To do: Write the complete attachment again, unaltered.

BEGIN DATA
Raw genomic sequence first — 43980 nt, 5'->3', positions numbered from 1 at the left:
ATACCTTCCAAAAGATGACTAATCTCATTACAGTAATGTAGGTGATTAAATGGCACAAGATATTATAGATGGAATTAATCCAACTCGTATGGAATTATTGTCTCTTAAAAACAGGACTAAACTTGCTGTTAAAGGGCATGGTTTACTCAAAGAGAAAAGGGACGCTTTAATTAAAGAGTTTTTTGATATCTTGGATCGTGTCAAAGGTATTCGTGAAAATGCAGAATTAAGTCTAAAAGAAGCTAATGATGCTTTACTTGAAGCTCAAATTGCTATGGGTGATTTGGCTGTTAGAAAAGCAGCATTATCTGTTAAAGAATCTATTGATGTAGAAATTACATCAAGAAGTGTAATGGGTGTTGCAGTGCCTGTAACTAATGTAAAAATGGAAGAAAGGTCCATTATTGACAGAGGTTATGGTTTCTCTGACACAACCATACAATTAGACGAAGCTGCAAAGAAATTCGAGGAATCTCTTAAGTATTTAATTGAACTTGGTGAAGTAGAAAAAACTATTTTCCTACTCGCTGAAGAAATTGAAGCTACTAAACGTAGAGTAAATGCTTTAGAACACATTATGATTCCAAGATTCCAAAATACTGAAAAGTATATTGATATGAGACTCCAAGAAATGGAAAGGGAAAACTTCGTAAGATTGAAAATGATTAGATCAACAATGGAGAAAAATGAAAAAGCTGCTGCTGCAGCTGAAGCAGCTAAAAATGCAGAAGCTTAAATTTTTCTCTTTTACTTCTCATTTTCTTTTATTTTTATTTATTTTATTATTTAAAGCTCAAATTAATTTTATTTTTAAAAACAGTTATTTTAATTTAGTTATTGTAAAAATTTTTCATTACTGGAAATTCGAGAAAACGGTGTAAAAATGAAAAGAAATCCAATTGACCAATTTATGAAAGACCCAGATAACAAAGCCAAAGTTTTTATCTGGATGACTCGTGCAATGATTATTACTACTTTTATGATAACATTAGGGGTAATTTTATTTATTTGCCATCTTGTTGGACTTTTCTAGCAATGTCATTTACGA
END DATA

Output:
Raw genomic sequence first — 43980 nt, 5'->3', positions numbered from 1 at the left:
ATACCTTCCAAAAGATGACTAATCTCATTACAGTAATGTAGGTGATTAAATGGCACAAGATATTATAGATGGAATTAATCCAACTCGTATGGAATTATTGTCTCTTAAAAACAGGACTAAACTTGCTGTTAAAGGGCATGGTTTACTCAAAGAGAAAAGGGACGCTTTAATTAAAGAGTTTTTTGATATCTTGGATCGTGTCAAAGGTATTCGTGAAAATGCAGAATTAAGTCTAAAAGAAGCTAATGATGCTTTACTTGAAGCTCAAATTGCTATGGGTGATTTGGCTGTTAGAAAAGCAGCATTATCTGTTAAAGAATCTATTGATGTAGAAATTACATCAAGAAGTGTAATGGGTGTTGCAGTGCCTGTAACTAATGTAAAAATGGAAGAAAGGTCCATTATTGACAGAGGTTATGGTTTCTCTGACACAACCATACAATTAGACGAAGCTGCAAAGAAATTCGAGGAATCTCTTAAGTATTTAATTGAACTTGGTGAAGTAGAAAAAACTATTTTCCTACTCGCTGAAGAAATTGAAGCTACTAAACGTAGAGTAAATGCTTTAGAACACATTATGATTCCAAGATTCCAAAATACTGAAAAGTATATTGATATGAGACTCCAAGAAATGGAAAGGGAAAACTTCGTAAGATTGAAAATGATTAGATCAACAATGGAGAAAAATGAAAAAGCTGCTGCTGCAGCTGAAGCAGCTAAAAATGCAGAAGCTTAAATTTTTCTCTTTTACTTCTCATTTTCTTTTATTTTTATTTATTTTATTATTTAAAGCTCAAATTAATTTTATTTTTAAAAACAGTTATTTTAATTTAGTTATTGTAAAAATTTTTCATTACTGGAAATTCGAGAAAACGGTGTAAAAATGAAAAGAAATCCAATTGACCAATTTATGAAAGACCCAGATAACAAAGCCAAAGTTTTTATCTGGATGACTCGTGCAATGATTATTACTACTTTTATGATAACATTAGGGGTAATTTTATTTATTTGCCATCTTGTTGGACTTTTCTAGCAATGTCATTTACGA